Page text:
Manchin accuses progressive Dems of holding infrastructure bill 'hostage'

Manchin said he wouldn't support Biden's spending bill without a thorough review of its economic impact

Sen. Joe Manchin, D-W.Va., accused progressive Democrats of holding the bipartisan infrastructure bill "hostage" in a scathing statement on Monday, adding that he would not support the broad spending bill they favor without a thorough review of how its policies would impact the U.S. economy.

Manchin’s reluctance represents a major obstacle for Democratic leaders, who are pushing to pass both bills by as soon as this week. The West Virginia senator has yet to formally endorse the spending bill, which outlines $1.75 trillion in costs over a 10-year period.

"Simply put, I will not support a bill that is this consequential without thoroughly understanding the impact it will have on our national debt, our economy and the American people," Manchin said. "Every elected representative needs to know what they are voting for and the impact it has, not only on their constituents, but the entire country."

Sen. Joe Manchin, D-W.Va., a key holdout vote on President Joe Biden's domestic agenda, speaks to reporters on Capitol Hill in Washington, Wednesday, Oct. 27, 2021. (AP Photo/Andrew Harnik) (AP Photo/Andrew Harnik / AP Newsroom)

"I, for one, also won’t support a multitrillion-dollar bill without greater clarity about why Congress chooses to ignore the serious effects inflation and debt have on our economy and existing government programs," he added.


Manchin’s remarks followed the House Progressive Caucus’ declaration last week that it would not vote to approve the bipartisan bill focused on physical infrastructure projects unless it is brought up at the same time as a finalized social spending bill. Progressives have also demanded that Manchin and fellow moderate holdout Sen. Kyrsten Sinema publicly endorse the bill.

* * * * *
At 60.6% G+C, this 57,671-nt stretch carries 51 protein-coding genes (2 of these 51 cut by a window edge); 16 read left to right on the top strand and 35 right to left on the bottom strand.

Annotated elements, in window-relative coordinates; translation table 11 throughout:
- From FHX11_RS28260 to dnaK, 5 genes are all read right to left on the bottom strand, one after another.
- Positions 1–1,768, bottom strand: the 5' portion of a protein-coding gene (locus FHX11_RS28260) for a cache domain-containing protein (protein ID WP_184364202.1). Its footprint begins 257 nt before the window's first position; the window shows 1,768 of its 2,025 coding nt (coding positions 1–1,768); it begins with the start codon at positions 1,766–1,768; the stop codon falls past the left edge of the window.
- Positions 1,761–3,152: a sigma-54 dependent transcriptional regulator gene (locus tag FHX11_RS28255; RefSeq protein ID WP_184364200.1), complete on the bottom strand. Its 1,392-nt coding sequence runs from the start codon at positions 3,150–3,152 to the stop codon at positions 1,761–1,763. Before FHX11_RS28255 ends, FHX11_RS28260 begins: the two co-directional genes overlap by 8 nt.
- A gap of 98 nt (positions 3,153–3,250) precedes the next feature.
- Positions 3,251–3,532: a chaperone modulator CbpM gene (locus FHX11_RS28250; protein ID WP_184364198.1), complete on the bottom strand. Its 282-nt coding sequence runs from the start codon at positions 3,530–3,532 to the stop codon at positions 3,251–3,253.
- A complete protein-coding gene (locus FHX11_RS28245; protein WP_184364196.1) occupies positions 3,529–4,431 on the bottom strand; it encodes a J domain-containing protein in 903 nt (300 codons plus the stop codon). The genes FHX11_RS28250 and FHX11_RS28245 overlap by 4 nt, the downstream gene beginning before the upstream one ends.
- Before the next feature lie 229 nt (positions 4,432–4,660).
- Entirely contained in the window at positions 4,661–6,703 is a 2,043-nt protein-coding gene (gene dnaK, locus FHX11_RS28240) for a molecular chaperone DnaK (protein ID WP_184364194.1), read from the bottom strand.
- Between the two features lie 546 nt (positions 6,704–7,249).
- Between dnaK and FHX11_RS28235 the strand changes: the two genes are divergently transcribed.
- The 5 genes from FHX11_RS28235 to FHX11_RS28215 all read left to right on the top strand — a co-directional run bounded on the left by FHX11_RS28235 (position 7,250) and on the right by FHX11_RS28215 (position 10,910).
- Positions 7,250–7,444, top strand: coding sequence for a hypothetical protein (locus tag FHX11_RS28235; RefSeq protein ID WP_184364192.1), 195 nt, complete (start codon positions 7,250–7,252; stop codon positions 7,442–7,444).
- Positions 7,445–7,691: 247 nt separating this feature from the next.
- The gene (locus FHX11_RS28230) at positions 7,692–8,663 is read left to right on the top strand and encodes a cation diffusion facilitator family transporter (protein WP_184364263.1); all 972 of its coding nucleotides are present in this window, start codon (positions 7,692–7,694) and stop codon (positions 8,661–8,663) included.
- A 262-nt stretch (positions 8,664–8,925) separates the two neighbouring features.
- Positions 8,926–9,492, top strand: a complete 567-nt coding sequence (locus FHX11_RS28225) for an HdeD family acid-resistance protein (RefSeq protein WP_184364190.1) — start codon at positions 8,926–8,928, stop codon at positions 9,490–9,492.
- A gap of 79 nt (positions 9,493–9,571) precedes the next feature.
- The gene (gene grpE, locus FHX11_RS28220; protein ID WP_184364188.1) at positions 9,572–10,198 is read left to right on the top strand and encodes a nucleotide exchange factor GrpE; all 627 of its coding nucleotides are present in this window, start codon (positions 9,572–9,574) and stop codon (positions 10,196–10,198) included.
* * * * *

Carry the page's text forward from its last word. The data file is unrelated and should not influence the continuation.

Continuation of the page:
A framework agreement for President Biden’s "Build Back Better Act" includes more than $500 billion in climate-related spending and changes to the tax code targeting the wealthiest Americans. But the agreement also cut or eliminated some programs favored by progressives after pushback from Manchin and others.

Rep. Pramila Jayapal, D-Wash., speaks to reporters as she walks out of a House Democratic Progressive Caucus meeting on Capitol Hill in Washington, Thursday, Oct. 28, 2021. (AP Photo/Andrew Harnik) (Associated Press)

Manchin expressed frustration with his progressive colleagues, accusing them of playing "political games" to hold back consideration of the bipartisan infrastructure bill.

"As I have said before, holding this bill hostage won’t work to get my support for the reconciliation bill," Manchin said. "I’m open to supporting a final bill that helps move our country forward, but I am equally open to voting against a bill that hurts our country and the American people."

White House press secretary Jen Psaki speaks during the daily briefing at the White House in Washington, Wednesday, Oct. 27, 2021. (AP Photo/Susan Walsh) (AP Photo/Susan Walsh / AP Newsroom)

Shortly after Manchin’s remarks concluded, White House Press Secretary Jen Psaki asserted the framework agreement addressed many of his concerns.


"Senator Manchin says he is prepared to support a Build Back Better plan that combats inflation, is fiscally responsible, and will create jobs," Psaki said. "The plan the House is finalizing meets those tests—it is fully paid for, will reduce the deficit, and brings down costs for health care, child care, elder care, and housing. Experts agree: Seventeen Nobel Prize-winning economists have said it will reduce inflation. As a result, we remain confident that the plan will gain Senator Manchin’s support."